Choosing the perfect loan for your financial situation can be difficult. There are a plethora of debt options out there, each with different terms, conditions, and costs. And knowing the differences between them could help you save money in the long run.
No matter what kind of financial product you choose, it will fall into one of two categories. It will either be secured debt or unsecured debt. Each of these forms of debt has its pros and cons. But it’s important to recognize the differences between secured debts and unsecured debts so you know what to expect when shopping for your loan.
Learn more about unsecured vs. secured debt right here!
The Difference Between Secured and Unsecured Debts
The main difference between secured and unsecured debt is that a secured loan requires collateral, and an unsecured loan doesn’t. Having a debt secured by collateral means offering up a valuable asset to the lender. A debt unsecured simply means that you can get a loan without collateral. Unsecured loans are the more common of the two types of personal loans.1
Either of these can be a big risk, depending on the lender and the conditions. When debt is secured, it’s a way for the lender to ensure that they will be repaid. If a borrower offers up a valuable item, then they’re more likely to repay, so they can get it back. Secured debts carry collateral because this collateral acts as “security” for the lender. A home is one of the most common types of collateral.2
On the other hand, unsecured loans are based almost entirely on the borrower’s promise to repay. These are often reserved for borrowers with decent credit scores and less debt since they’re more likely to be financially trustworthy.
Collateral can come in many forms. The type of collateral you need to offer will largely depend on the type of loan, the specific lender, and their terms. If you’re able to get a loan without providing collateral, that is usually preferred. This way, you won’t be risking the loss of a valuable item.
While you might not be super familiar with the terms “secured” and “unsecured,” you’re most likely quite familiar with some of the financial products that fall into these two categories of debt.
Common Types of Secured Debt
Many secured loans are designed for borrowers with less-than-perfect borrowing histories who need financial help. However, several secured loans require good scores to be considered. Secured debts are a regular part of everyday life for many. The main thing to remember is that if you can’t make your payments, the lender can seize the asset you offered up as collateral. So it can be a large risk. Here’s a list of some of the most common examples of secured debt:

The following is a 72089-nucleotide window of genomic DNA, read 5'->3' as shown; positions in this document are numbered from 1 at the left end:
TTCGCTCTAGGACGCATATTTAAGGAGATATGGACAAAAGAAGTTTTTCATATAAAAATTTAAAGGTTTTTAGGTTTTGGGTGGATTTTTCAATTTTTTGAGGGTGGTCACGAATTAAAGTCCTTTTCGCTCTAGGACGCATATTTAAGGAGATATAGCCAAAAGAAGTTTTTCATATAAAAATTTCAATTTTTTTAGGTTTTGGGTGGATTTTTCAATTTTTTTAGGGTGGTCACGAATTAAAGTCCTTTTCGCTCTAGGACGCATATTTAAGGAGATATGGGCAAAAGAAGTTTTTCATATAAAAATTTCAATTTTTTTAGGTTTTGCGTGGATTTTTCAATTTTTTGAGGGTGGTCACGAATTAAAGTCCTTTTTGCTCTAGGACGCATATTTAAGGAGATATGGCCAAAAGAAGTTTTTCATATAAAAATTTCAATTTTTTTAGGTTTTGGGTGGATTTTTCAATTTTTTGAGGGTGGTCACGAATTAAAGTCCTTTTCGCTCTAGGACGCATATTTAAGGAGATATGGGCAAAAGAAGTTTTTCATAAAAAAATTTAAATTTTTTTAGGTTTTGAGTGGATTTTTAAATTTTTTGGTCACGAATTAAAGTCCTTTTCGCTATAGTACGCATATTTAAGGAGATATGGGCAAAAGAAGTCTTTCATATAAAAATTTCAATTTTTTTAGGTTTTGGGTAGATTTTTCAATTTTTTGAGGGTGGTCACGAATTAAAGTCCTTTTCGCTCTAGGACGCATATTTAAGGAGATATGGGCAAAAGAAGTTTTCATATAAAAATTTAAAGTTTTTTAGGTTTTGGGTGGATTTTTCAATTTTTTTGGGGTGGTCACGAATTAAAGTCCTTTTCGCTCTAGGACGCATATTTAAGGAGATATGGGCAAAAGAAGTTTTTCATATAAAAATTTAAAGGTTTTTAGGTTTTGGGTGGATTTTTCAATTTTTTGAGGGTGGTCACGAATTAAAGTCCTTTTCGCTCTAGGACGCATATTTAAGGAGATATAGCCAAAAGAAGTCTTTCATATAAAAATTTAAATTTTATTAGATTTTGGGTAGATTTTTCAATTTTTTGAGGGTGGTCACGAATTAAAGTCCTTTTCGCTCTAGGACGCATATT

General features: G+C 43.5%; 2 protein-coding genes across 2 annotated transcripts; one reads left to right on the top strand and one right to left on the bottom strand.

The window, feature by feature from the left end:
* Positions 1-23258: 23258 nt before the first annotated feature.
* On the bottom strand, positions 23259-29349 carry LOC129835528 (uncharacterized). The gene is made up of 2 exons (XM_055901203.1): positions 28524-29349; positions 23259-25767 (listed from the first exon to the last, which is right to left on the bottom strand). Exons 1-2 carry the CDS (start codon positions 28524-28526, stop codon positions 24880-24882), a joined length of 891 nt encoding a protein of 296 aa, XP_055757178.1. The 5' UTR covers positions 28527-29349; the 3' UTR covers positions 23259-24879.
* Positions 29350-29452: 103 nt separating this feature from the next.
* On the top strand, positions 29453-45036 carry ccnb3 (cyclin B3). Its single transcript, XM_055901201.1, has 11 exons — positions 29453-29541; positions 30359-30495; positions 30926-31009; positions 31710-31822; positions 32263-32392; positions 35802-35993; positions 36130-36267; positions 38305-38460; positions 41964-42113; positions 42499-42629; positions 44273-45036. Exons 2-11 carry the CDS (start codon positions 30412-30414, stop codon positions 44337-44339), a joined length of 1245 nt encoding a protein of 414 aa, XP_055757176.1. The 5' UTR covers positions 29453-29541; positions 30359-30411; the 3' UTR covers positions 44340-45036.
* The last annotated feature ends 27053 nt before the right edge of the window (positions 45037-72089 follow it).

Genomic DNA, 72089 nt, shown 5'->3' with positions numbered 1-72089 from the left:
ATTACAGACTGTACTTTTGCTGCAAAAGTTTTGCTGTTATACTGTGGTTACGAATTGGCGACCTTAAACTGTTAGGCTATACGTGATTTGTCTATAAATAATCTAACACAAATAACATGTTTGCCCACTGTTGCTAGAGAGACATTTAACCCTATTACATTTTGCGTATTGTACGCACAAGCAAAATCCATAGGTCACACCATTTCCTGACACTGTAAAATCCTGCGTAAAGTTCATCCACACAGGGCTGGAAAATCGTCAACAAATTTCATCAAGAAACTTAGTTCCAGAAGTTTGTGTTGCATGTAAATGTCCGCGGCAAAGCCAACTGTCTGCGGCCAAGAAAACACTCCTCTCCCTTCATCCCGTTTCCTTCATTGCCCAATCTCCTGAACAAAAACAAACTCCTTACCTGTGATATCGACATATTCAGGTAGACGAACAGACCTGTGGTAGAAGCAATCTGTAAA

Auto loans, or car loans, are ones that a borrower gets to purchase a vehicle. You can find these at the dealership, banks, or other financial institutions. These are secured debts because the vehicle acts as the collateral asset. This means that if you default on the payment, the lender can take the vehicle back since it’s technically still their property. Although you may need to have good credit for these secured loans, getting a car loan with no credit or bad credit may be possible with the right lender.
A mortgage is a debt for buying a home or property. Because homes are some of the largest purchases borrowers will make, most people can’t buy one outright. And oftentimes, you’ll need good credit to get a good mortgage, this will also help lower interest rates. This is another good example of a secured loan. Just like with an auto loan, the house or property will act as collateral. If you make your monthly payments, you keep the home. But if you default, over time, you could lose your home.
This is a product where the borrower uses their car as collateral to get quick cash. This is a common example of secured debt. To get one, you offer your car title to the lender as collateral. They then give you money based on a fraction of the vehicle’s value, and you pay it off over time. But if you can’t, the vehicle becomes the lender’s property through a process called “repossession.” Interest rates for title loans can be high.
Secured Credit Cards
Secured credit cards are similar to regular ones, with one main difference. Instead of having a certain amount of available credit from the creditor, you provide money upfront as a deposit. You then use the card and spend up to the amount that you gave them. If you default on your payments, the creditor can just take your deposit to cover the charges.
A secured credit card might not provide you with quick cash in an emergency, but it can help you build your credit score. If you’re consistently using and paying off your secured credit card, your credit score may improve. This can lead to more borrowing options like other credit cards or personal loans.
Advantages and Disadvantages of Secured Debt
There are definitely disadvantages and advantages that come with secured loans, such as secured personal loans and home equity loans:
|Advantages of Secured Debt
|Disadvantages of Secured Debt
|– More flexible eligibility requirements.
|– Sometimes higher interest rates, particularly with bad credit history.
|– Longer repayment terms possible.
|– Additional costs if default leads to asset sale.
|– Access to financing for individuals with poor credit history.
|– Reduced equity in assets like homes.
|– Opportunity to acquire large assets like homes and cars.
|– Limited ability to secure future borrowing against assets.
Common Types of Unsecured Debt